That title can be taken sarcastically when directed at the top ten bestselling books since the inception of Nielsen ratings in 1998. However, when skimming down the other 90 spots on the list that you can find on the Guardian, I was legitimately, and pleasantly, surprised.
Books I was surprised by, and why you should read them:
15- The Curious Incident of the Dog in the Night-time - Mark Haddon
I love this book. It's a murder mystery/YA from the point of view of a boy with Autism. Haddon's characterization is spot on. I've heard people say "my brother with Autism is nothing like this, it's completely inaccurate."
It's not. I've dealt with a variety of kids with the disorder, and it's called a broad spectrum because it IS. And I know kids like Christopher. It's brilliant.
43- The Interpretation of Murder - Jed Rubenfeld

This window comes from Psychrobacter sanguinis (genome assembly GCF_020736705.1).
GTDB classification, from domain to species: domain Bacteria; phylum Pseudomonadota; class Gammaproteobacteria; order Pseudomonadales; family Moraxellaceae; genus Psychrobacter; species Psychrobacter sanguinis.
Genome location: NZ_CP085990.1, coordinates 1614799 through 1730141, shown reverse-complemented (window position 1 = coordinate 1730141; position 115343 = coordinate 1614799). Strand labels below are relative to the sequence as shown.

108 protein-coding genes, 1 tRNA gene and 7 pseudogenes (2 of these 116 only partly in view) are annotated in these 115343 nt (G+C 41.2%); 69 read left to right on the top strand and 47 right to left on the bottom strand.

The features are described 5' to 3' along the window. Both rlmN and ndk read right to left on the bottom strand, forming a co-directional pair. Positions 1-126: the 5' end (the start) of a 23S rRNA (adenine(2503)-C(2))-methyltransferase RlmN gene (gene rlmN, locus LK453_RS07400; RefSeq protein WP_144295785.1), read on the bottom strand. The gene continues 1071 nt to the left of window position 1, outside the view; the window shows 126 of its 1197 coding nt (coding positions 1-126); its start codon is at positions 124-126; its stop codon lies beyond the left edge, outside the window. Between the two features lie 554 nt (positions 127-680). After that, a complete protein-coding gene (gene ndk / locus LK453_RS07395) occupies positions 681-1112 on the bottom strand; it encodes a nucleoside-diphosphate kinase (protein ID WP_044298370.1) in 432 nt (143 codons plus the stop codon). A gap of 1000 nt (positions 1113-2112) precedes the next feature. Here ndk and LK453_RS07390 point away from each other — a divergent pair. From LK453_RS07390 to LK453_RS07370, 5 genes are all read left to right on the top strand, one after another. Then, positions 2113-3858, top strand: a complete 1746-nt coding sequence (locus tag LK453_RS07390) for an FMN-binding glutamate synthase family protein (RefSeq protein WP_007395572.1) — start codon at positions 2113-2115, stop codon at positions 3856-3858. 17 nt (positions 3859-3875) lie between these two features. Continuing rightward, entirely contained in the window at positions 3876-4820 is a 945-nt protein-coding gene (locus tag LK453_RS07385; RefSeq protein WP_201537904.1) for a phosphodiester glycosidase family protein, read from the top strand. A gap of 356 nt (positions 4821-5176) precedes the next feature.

I love Freud. Stick him in a murder mystery, and it's great.
49- The Boy in the Striped Pajamas - John Boyne
I can't tell you what it's about, that would ruin it. Profoundly beautiful, profoundly heartbreaking. Just read it.
54- The Very Hungry Caterpillar - Eric Carle
If you have not read this, you have not yet begun to live. Your life is meaningless.
92- The Book Thief - Marcus Zusak
We've already discussed this.
Two for the way back up the list- White Teeth by Zadie Smith and Angela's Ashes by Frank McCourt. I haven't read either of these, but I have read On Beauty by Zadie Smith, and I loved it, you should add it to the list. And I have read Teacher Man by Mr. McCourt. Also get yourself a copy of this. He's wonderful.
There you go. More for the list.